Millthorpe Freezing Works
The Crosley 'Icyball' was widely used during the 1920s. One ball was heated over a fire and the other ball became cold and was placed in a refrigerator cabinet. This kept food cool for about 24 hours. By the 1930s, the Hallstrom Model A Refrigerator had perfected the cooling process with a device similar to the icyball. The cold ball was hidden from view in a wooden chest. A kerosene flame heated the finned unit.
By the 1940s the refrigerators became upright and burned kerosene to provide the heat for the cooling compartment. The introduction of electricity and the modern refrigerator and freezers completely changed Millthorpe households.
In the early homes there were no bathrooms. Children were bathed in round zinc tubs in front of the open fire where water had been heated from the hanging buckets in the kitchen fireplace.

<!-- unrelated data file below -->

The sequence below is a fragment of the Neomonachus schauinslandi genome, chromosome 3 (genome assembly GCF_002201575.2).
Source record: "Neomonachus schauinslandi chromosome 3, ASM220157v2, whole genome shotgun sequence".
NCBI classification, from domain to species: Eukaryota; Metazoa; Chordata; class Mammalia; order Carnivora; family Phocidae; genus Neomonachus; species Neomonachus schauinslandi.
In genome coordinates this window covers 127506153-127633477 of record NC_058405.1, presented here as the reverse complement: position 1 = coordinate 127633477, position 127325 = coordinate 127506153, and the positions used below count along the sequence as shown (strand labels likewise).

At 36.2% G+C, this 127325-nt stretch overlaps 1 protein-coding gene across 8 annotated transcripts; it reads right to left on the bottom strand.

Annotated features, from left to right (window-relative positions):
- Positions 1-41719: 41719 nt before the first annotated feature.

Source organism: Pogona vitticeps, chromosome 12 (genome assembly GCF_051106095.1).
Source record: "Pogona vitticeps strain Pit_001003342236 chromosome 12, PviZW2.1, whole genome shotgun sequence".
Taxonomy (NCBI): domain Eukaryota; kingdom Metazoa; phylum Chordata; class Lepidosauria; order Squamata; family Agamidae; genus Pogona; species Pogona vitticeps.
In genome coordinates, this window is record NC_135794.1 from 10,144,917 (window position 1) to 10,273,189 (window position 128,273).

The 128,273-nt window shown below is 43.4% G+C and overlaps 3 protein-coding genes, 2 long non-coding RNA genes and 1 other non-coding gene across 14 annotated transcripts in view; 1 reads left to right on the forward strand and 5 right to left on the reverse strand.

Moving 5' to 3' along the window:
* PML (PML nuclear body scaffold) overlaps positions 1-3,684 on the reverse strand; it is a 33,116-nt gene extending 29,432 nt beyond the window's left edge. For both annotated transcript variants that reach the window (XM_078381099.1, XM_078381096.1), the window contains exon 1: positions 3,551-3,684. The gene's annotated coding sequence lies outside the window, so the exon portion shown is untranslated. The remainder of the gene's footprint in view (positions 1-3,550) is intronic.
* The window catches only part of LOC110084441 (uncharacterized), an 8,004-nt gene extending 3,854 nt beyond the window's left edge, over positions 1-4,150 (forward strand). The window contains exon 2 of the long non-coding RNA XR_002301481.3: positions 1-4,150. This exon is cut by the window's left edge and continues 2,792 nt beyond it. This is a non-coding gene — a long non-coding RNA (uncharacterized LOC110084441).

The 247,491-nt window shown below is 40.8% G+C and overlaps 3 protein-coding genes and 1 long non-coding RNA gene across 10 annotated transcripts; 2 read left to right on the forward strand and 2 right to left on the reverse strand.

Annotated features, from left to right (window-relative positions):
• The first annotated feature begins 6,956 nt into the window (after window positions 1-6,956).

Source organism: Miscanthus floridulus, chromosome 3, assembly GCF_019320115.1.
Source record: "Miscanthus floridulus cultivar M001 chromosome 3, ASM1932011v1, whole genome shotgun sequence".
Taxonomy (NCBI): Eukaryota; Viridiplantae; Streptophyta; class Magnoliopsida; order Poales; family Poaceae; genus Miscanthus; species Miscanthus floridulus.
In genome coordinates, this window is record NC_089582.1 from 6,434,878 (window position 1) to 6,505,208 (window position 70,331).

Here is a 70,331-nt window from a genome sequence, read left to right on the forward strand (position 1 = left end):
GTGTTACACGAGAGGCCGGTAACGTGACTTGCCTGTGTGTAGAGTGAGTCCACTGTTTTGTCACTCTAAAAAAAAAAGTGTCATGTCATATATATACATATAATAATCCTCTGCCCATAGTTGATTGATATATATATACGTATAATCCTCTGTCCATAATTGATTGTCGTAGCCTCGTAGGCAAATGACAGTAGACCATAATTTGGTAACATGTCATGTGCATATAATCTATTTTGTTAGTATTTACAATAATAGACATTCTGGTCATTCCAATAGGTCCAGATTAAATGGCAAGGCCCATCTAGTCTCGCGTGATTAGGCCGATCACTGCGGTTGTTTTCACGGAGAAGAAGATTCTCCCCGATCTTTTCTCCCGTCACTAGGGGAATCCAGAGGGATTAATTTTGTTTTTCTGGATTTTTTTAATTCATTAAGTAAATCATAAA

Water was often scarce in rural households and weekly baths would take place in a tin bath in the laundry and shared by more than one family member. Bedrooms contained Jug and Basin sets on washstands for the early morning or evening wash.
Water is still a valuable resource, but its methods of use and collection have changed in our homes. Millthorpe residents use council supplied water from Lake Rowlands, while many rural households still use large water storage tanks or wells. However, many of our homes use more water than is necessary, while the emphasis is still on conservation.